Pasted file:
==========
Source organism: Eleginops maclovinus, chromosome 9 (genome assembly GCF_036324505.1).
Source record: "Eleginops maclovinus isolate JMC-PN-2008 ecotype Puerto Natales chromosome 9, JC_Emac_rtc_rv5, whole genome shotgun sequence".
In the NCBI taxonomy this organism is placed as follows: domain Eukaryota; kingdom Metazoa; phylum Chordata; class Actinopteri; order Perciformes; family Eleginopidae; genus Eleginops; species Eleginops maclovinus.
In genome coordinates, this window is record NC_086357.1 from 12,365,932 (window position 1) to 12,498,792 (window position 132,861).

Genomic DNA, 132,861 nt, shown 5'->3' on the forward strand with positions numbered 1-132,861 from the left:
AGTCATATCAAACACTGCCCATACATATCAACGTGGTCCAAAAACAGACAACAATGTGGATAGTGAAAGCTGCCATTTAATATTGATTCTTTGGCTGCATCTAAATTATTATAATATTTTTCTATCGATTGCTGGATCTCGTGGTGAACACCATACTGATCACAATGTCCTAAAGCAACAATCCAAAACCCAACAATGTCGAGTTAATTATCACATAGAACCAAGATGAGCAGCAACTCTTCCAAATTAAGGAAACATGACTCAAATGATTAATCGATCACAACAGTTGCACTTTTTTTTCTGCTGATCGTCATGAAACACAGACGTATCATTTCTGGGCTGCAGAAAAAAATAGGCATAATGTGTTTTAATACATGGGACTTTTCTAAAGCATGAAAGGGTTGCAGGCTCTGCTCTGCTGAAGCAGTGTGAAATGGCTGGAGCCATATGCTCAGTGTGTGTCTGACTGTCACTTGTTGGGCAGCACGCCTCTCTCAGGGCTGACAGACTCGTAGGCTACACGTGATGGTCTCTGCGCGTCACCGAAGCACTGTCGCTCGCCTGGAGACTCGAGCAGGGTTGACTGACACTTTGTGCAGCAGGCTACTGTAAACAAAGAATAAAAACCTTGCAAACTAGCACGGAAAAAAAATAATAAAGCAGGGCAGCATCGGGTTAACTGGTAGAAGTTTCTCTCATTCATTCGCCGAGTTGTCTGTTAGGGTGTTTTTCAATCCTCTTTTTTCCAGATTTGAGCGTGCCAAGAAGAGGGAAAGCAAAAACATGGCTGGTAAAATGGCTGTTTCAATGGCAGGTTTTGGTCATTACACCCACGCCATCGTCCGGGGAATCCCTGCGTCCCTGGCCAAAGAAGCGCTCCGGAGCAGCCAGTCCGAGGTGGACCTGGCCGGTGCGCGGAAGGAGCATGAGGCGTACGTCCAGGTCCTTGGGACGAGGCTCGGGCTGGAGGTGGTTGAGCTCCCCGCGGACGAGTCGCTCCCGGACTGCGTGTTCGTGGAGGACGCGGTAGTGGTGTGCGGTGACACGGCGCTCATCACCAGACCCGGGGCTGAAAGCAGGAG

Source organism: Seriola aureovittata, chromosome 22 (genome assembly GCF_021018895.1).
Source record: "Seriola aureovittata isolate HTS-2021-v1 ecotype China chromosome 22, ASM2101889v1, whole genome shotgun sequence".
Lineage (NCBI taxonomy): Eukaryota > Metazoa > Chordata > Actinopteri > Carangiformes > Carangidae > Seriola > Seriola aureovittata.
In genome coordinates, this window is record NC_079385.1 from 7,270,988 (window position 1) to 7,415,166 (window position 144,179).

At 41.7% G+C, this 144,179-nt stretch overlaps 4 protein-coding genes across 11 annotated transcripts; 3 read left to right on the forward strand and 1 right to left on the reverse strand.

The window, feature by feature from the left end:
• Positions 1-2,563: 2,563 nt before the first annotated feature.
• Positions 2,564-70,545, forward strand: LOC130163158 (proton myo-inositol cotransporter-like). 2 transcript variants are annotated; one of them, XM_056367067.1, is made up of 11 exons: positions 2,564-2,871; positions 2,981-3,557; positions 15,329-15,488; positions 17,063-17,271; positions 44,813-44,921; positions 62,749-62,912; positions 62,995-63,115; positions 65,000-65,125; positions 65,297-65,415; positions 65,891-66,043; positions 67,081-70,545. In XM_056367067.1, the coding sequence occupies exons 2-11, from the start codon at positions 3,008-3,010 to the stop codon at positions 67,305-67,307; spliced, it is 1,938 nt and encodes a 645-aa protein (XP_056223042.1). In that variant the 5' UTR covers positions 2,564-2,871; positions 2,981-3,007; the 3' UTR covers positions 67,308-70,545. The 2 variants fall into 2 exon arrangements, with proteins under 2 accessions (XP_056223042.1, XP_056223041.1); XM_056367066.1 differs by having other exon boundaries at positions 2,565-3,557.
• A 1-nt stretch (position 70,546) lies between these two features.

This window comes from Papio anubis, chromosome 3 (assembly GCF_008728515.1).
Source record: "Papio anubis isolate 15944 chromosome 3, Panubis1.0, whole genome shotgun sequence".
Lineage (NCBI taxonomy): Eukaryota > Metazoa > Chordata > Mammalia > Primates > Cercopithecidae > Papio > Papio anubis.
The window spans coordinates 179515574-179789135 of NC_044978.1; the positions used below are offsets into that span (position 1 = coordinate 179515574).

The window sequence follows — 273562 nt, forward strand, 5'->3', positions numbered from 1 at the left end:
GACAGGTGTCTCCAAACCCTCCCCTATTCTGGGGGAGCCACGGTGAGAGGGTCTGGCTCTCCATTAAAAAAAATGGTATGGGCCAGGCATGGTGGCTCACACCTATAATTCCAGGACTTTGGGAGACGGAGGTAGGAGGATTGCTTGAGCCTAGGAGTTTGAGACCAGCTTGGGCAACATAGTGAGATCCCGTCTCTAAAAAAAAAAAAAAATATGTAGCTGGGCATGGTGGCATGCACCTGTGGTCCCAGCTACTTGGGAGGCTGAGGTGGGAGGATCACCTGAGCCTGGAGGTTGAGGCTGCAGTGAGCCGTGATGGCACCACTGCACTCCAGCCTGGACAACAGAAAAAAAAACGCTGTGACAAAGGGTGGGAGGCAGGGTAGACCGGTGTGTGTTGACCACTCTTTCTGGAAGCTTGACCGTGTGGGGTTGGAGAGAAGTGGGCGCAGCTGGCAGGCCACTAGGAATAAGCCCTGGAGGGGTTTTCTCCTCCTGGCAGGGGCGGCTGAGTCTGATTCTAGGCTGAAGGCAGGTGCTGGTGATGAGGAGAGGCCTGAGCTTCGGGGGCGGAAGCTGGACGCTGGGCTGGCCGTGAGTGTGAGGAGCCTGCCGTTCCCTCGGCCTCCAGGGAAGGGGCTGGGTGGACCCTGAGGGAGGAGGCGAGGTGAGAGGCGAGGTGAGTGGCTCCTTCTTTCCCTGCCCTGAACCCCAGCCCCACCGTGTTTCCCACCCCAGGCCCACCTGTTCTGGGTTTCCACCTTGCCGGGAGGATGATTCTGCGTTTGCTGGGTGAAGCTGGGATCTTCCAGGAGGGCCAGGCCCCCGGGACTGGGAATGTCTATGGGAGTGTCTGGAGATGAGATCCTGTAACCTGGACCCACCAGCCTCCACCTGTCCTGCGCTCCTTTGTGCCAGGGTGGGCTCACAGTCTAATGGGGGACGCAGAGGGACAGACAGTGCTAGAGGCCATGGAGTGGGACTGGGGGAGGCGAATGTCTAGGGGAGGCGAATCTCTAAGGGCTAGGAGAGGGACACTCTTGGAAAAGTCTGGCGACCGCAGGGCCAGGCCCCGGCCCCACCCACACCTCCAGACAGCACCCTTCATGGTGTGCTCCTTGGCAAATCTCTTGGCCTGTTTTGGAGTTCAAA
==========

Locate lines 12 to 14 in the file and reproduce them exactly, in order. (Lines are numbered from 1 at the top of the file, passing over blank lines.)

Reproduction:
The window, feature by feature from the left end:
• Positions 1-2,563: 2,563 nt before the first annotated feature.
• Positions 2,564-70,545, forward strand: LOC130163158 (proton myo-inositol cotransporter-like). 2 transcript variants are annotated; one of them, XM_056367067.1, is made up of 11 exons: positions 2,564-2,871; positions 2,981-3,557; positions 15,329-15,488; positions 17,063-17,271; positions 44,813-44,921; positions 62,749-62,912; positions 62,995-63,115; positions 65,000-65,125; positions 65,297-65,415; positions 65,891-66,043; positions 67,081-70,545. In XM_056367067.1, the coding sequence occupies exons 2-11, from the start codon at positions 3,008-3,010 to the stop codon at positions 67,305-67,307; spliced, it is 1,938 nt and encodes a 645-aa protein (XP_056223042.1). In that variant the 5' UTR covers positions 2,564-2,871; positions 2,981-3,007; the 3' UTR covers positions 67,308-70,545. The 2 variants fall into 2 exon arrangements, with proteins under 2 accessions (XP_056223042.1, XP_056223041.1); XM_056367066.1 differs by having other exon boundaries at positions 2,565-3,557.